July 9, 2014 by Katia
This post is part of a blog tour on the topic of your favourite bloggers’ writing process. I was invited to share mine by Yvonne Spence, accomplished writer and blogger at Inquiring Parent, whose wisdom and kindness transcend continents and computer screens and always find their way straight to my heart.
I start writing this post sitting in my backyard on Canada Day. I soak up the silence. I’m surrounded by shade, peace and the hustle bustle of leaves and I’m in the midst of a mini existential crisis of sorts. There’s a blank space under the job category in my identity checklist and it sometimes makes me feel anchorless. I don’t know what to be when I grow up anymore. Writing and trees are swirling in my mind as some old and new certainties emerge. I revisit the old ones first. I hold on to them to keep myself grounded whenever I get emotionally scattered. I know that I want to be able to see my kids on my own terms and I know that I can always, no matter what, keep writing.
I take in the amazing clutter of trees in the adjoining backyards and I’m as close as I can get to feeling the serenity that looking at trees, spread as far as the eye can see is supposed to bring. I’m catapulted to the two years I’d spent working full time while being a new mom. I remember being surrounded by the same scenery and KNOWING that this is peace yet not being able to feel it. I belonged, in my mind, to my job and remember always, always feeling the pull of work, the grasp that it had on me, the sense that the backyard’s temporary, a fragile figment of an imagined parallel universe and less of a reality than the job. I recall the inner dialogue, the constant autosuggestion “no, THIS is what’s real, THIS is what’s real, THIS is what’s real and everlasting”. I am reliving that when I hear my inner voice: you belong to this. And it’s extremely surprising and reassuring, because it feels like this is coming from someone else, because I would never have phrased it that way. I’d put it more simply: this belongs to you. I’m reminded of something 38 Year Old said when we moved into our house, six years ago. We both marveled at the enormous big tree in the backyard. I expressed my sense of trepidation about owning one, because that fact screamed “adult”, for one thing. My husband corrected me, it’s been here for so long, it’s not our tree, we’re its people. For a while, at least.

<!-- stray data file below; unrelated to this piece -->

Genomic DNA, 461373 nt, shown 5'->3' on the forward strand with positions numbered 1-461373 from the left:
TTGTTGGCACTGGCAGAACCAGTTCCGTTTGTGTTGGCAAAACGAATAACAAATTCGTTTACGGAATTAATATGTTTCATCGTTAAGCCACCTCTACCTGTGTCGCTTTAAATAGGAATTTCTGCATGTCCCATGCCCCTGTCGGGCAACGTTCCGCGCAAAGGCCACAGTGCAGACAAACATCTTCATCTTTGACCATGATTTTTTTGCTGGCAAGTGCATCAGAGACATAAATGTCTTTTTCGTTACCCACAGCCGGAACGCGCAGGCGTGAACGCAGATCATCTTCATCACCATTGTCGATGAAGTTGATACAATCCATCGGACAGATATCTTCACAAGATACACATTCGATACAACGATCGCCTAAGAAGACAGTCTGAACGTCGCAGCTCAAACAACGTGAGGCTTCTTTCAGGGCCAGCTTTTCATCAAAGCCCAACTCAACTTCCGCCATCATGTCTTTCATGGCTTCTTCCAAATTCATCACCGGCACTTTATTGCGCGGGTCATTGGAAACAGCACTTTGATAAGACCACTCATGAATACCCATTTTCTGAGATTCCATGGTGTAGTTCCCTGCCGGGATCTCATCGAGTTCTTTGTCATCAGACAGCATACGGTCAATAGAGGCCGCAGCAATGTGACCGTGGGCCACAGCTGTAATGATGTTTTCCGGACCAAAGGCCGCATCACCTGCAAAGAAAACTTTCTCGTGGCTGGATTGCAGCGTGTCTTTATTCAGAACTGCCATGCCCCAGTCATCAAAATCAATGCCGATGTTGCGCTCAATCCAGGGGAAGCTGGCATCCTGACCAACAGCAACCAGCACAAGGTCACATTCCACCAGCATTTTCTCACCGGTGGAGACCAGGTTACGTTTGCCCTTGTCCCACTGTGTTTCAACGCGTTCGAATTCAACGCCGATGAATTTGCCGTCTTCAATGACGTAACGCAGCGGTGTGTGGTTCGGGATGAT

I look for certainties in life. I crave stability. Maybe it’s my immigrant blood. I find great satisfaction in news items about archaeological findings, I think it comforts me to think of the past as present. Present as in both still here and still now. I belong to the backyard and trees, my family and writing and that is everlasting.
What am I working on?
In one of my recent posts, I’ve mentioned always wanting to write a book. Since White Teeth and On Beauty were already taken, I gave up on the idea of writing a fictional novel, or anything at all for that matter, since fiction was the only form of writing I was capable of entertaining, before starting the blog. I’ve also discussed, ad nauseam – some might argue, my hang-ups and feelings of inadequacy over writing in a language that wasn’t my native one.
I’m working on overcoming my hang-ups by pitching posts and practicing getting rejected, ignored and embraced so that I could get more comfortable with the idea of writing not just an essay in English but a whole book (just think of how many words I could potentially misspell there…). I’ve come up with some very initial outlines and am trying to organize them into a coherent skeletal structure. I will say that I’m aiming for a humour/mommy-self-compassion type book.
How does my work differ from others in its genre?